You have qualified for this project because of your ability to look at human society with cold objectivity, and yet analyze and discuss your observations and conclusions with others of similar intellectual capacity without a loss of discretion or humility. Such virtues are exercised in your own best interest. Do not deviate from them.

    http://www.akasha.de/~aton/swfqw.html

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  • 13. gardeniadotnet said…
    Who said this?…
    easy peasy

    Ludwig Von Mises View that:

    “There is no means of avoiding the final collapse of a boom brought about by credit expansion. The alternative is only whether the crisis should come sooner as the result of a voluntary abandonment of further credit expansion, or later as a final and total catastrophe of the currency system involved.” (Von Mises, Human action, p.570)

    De Fremery disputes this fatalist view:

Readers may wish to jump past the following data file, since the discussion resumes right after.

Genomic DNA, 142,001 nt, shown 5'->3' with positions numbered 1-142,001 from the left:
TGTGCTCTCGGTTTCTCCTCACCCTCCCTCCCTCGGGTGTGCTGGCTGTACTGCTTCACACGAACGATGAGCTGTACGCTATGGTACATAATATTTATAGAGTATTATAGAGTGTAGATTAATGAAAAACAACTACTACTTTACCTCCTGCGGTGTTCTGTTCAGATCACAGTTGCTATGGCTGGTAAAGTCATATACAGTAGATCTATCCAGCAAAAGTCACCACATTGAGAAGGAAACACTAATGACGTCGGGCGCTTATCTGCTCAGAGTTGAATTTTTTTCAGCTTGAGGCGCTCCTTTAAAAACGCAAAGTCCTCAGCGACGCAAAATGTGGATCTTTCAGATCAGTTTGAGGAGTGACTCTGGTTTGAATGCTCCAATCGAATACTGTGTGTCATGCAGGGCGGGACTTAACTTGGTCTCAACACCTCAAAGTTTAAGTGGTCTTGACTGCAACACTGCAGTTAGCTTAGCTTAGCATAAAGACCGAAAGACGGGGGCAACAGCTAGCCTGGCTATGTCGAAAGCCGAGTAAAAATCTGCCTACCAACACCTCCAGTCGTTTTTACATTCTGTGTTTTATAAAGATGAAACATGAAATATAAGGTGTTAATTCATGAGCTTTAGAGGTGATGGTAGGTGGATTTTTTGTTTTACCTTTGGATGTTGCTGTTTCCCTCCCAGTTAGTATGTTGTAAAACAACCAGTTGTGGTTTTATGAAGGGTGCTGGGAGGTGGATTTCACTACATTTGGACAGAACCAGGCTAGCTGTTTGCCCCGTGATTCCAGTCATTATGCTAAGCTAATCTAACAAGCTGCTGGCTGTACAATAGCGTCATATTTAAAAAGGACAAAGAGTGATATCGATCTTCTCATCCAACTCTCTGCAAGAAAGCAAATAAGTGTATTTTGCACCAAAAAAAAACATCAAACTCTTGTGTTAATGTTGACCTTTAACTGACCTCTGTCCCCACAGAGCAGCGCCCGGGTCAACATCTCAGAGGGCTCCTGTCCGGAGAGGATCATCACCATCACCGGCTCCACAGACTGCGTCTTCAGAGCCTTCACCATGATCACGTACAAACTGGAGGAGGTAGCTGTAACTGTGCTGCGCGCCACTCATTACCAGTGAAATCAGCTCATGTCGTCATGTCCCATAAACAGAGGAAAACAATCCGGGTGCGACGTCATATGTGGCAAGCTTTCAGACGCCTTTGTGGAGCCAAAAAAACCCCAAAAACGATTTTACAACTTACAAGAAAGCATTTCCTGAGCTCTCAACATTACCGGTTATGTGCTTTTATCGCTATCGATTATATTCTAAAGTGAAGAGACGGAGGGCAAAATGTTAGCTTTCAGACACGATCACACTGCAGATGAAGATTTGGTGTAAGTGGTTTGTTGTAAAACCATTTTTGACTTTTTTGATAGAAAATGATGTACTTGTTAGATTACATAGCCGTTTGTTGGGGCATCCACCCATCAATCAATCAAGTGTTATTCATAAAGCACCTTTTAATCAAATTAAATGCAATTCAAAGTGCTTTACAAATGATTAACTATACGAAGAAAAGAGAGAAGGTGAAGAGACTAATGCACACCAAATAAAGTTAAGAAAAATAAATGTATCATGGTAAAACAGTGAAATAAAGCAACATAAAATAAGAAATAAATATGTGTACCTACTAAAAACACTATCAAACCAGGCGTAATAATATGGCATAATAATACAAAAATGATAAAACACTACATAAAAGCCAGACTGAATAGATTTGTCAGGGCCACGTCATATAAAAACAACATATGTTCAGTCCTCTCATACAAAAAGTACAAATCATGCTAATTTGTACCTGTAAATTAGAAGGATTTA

“But a more plausible theory is that all economic activity is continually reaching a new equilibrium between the total circulating medium of exchange and the goods and services offered for it. In other words, an expansion of bank credit leads to a collapse not because of mis-direction’s in production but rather because of the operation of Gresham’s law. The use of bank credit as a medium of exchange gives us what Bishop Berkeley called a ‘double money’….”

    The reason for the collapse then is the preference for the cash money as opposed to the bankers credit, resulting in runs on the banking establishment, to draw out cash.

    http://www.monetary.org/rights.htm

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  • Gardeniadotnet says:

    @malct

    Curses. I’ll get you next time.